Thursday, June 13, 2013

If It's Essential to a Good Experience, Why Hide It?

Image courtesy of nizahbanana
Today I'm pleased to present a guest post by Jen Maldonado.

My one-woman campaign to defeat what I’ve termed “Gilded Fork Syndrome” was borne out of frustration (and no small amount of sarcasm) while wearing my consumer hat at a certain coffee shop chain near my office.

Short story long (bear with me; it ends well), I sat down to eat my just-purchased fruit cup after enduring a long wait to order it in the first place, only to realize I had not been given a fork to enable me to do so. I quickly apologized to the friend I’d met for lunch and excused myself to set off on what would become nothing short of a treasure hunt.

Were the forks on the counter near the register?  No.

Were they somewhere tucked away near the prepared foods in the refrigerated case the fruit came from?  Nope.

Were they over at the condiment stand beside the sugar and cream for doctoring up the coffee?  Nu-uh.

Were they atop ANY flat surface at ALL in the shop where other, clearly less-prized, items like napkins, stirrers and lids were being made readily accessible to paying customers like myself?  No-sir-ee.

Puzzled, I stepped back into line to await my turn for eye-contact – since clearly standing off to the side with an inquisitive look on my face sending "please help me" vibes was getting me nowhere!  And all the while, I was preparing mentally for that imminent cringe-worthy moment when the barista would extend his finger and condescendingly point out, “They’re right over there.” (Duh.)  But even more baffling was the actual reply received, spoken as the employee bent over to reach beneath the cash register on his side of the counter: “We keep them down here.”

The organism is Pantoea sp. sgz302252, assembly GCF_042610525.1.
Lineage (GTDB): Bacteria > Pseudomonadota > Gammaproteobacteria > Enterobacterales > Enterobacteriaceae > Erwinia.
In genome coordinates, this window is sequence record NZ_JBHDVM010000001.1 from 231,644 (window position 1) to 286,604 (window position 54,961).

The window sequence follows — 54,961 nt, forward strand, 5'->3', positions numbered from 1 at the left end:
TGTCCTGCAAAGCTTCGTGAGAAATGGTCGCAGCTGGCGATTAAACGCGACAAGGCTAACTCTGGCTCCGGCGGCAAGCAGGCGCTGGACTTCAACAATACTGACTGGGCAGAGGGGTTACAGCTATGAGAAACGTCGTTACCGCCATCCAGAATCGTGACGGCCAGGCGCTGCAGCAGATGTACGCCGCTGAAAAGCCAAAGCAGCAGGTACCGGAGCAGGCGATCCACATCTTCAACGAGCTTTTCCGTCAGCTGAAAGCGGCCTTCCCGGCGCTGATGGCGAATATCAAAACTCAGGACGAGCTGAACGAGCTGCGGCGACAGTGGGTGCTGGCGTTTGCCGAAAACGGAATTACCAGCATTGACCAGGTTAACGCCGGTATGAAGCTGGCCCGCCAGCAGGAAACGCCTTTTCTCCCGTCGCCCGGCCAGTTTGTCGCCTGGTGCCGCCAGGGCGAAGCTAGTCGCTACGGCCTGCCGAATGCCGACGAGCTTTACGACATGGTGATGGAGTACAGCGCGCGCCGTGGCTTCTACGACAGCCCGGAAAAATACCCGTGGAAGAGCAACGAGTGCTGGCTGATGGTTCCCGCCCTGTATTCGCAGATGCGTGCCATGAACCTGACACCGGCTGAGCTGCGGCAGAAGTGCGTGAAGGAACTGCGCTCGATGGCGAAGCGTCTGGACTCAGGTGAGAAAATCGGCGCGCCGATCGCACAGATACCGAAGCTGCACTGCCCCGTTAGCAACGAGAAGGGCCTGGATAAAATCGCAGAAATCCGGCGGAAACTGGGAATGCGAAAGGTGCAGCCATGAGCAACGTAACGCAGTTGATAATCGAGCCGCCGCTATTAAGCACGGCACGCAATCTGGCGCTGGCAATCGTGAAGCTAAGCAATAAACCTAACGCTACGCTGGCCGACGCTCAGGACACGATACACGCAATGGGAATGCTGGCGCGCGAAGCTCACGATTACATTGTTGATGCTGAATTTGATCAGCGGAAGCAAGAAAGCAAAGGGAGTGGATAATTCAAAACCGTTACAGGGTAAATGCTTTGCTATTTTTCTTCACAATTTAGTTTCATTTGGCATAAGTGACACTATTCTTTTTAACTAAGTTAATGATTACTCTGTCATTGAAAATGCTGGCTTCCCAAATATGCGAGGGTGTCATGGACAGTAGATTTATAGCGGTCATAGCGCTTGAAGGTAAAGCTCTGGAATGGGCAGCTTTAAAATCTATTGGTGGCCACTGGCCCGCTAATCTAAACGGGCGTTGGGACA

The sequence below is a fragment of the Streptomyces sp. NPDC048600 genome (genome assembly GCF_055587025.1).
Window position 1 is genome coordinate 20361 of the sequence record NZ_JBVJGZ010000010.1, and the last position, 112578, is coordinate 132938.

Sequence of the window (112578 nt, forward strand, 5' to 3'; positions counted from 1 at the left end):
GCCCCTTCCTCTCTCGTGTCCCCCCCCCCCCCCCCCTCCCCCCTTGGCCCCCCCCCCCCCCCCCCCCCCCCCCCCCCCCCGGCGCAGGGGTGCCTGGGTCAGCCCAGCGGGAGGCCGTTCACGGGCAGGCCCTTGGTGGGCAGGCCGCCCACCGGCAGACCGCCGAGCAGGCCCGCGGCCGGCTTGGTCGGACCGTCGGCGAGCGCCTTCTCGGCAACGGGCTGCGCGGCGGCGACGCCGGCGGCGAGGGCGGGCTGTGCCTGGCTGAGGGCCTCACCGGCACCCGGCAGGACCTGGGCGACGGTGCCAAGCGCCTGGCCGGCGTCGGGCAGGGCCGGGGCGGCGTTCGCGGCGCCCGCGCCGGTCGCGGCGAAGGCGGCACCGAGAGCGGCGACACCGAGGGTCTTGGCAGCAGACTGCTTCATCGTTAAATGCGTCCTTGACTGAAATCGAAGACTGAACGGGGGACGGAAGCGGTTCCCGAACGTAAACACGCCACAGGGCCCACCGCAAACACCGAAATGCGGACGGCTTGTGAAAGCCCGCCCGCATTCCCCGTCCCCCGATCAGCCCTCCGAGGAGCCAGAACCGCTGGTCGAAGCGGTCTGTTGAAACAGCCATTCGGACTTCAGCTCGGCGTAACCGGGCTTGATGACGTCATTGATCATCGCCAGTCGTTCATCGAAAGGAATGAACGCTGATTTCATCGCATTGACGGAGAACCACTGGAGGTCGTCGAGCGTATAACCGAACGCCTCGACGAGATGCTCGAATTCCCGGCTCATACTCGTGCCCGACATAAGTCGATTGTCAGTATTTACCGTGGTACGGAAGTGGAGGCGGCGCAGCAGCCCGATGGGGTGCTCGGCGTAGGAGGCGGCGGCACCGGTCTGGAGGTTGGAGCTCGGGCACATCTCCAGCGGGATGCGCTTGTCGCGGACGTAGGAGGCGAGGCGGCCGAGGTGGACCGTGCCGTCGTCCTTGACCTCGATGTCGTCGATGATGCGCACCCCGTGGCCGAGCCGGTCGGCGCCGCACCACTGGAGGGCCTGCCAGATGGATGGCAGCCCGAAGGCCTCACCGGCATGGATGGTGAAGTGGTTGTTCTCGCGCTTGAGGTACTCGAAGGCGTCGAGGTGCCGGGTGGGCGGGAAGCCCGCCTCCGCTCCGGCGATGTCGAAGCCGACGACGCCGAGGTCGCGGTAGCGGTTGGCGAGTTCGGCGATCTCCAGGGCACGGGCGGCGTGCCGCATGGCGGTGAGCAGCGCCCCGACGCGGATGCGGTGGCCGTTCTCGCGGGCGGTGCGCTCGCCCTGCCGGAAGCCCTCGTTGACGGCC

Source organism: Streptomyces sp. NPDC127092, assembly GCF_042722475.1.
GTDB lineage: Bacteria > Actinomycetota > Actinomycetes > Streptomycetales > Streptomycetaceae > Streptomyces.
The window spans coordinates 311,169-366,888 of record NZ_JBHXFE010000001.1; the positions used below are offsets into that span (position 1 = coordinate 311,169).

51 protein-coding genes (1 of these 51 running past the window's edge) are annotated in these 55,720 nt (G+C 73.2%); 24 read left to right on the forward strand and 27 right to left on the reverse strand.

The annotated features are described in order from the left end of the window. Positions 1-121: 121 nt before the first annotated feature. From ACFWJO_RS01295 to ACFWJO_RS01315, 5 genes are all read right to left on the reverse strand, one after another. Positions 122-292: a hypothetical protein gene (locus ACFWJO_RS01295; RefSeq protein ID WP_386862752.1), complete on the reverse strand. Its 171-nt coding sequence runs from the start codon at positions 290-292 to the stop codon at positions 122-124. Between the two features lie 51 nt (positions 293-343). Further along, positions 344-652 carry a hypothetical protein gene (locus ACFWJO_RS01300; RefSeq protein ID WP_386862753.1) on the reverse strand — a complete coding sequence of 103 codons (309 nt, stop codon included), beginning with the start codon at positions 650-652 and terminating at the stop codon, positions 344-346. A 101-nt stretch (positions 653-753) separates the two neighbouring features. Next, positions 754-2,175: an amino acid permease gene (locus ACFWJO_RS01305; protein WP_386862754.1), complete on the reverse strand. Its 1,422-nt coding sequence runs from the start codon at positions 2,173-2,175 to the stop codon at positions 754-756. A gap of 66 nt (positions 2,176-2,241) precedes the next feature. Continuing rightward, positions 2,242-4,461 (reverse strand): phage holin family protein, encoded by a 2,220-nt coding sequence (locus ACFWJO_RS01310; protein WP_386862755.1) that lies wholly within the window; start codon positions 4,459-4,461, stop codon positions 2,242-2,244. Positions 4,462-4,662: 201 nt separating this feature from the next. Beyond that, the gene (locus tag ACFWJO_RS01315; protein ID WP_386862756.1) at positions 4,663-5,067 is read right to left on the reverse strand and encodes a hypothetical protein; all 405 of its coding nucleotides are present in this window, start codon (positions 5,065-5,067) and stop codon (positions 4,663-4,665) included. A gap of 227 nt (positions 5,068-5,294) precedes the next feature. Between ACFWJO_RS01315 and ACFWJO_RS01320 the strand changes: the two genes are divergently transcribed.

Huh??  Speechless, I thanked him and returned outside to the patio table where my patient friend awaited me and had somehow resisted the urge to send out a search party during my prolonged absence in pursuit of this elusive implement.

“Forks of gold, apparently,” was all I could mutter as I apologized for abandoning her.  “Seems they wanted to keep them away from us corporate riff-raff.”

In all seriousness, why on earth would an eatery take something so essential as a FORK and stash it away somewhere completely inaccessible by its clientele?  My purchased product was already in hand; I just couldn’t consume it in an elegant fashion without this tool designed to facilitate its delivery. 

Granted, I could have gotten by with a crude workaround such as eating with my fingers like a caveman.  Certainly the caliber of the meal itself would have remained unchanged despite the two methods of intake being markedly different – just as my likelihood to return or recommend would have been despite the identical quality of the purchase in question.

In fact, even though I ultimately got my hands on that figuratively gilded fork just the same as if it were presented to me up front, the difficulty encountered while hunting it down managed to degrade my experience nonetheless.  Just goes to show, sometimes it’s not only the end state that matters, but also the means to that end and how painless it was getting to where X marks the spot.

So, what trove of useful tools is each of our companies making its customers hunt for?  What are we hiding away under lock-and-key that could potentially facilitate a more elegant experience with the products or services that we represent?

Few things are simultaneously more appreciated and resented than being provided with a quick tip, lesson learned, or best practice that immediately simplifies and improves your experience, only to make you wonder why in the world you had to make do for so long without it.  Tracking down such buried treasure in our own organizations and proactively surfacing it to our customers will bring rewards to all!

Jen Maldonado has 15 years’ experience in B2B customer relationship management, and has served in fully dedicated Customer Experience Management roles for the last 6 years.  A Certified Net Promoter® Associate, she is passionate about integrating the Voice of the Customer into decisions large and small, and about celebrating the successes of team members who deliver delightful experiences.

8 comments:

  1. Jen, good for you for not interrupting other customers to get your fork! In all too many situations, a customer in your shoes would interrupt another customer who was placing their order. It's always very rude to the other customer when this happens. What's worse is most employees will stop taking the order and attend to the interrupting customer.

    It's annoying to not receive a fork and then spend time looking for one, but I commend you for being polite in how you handled it.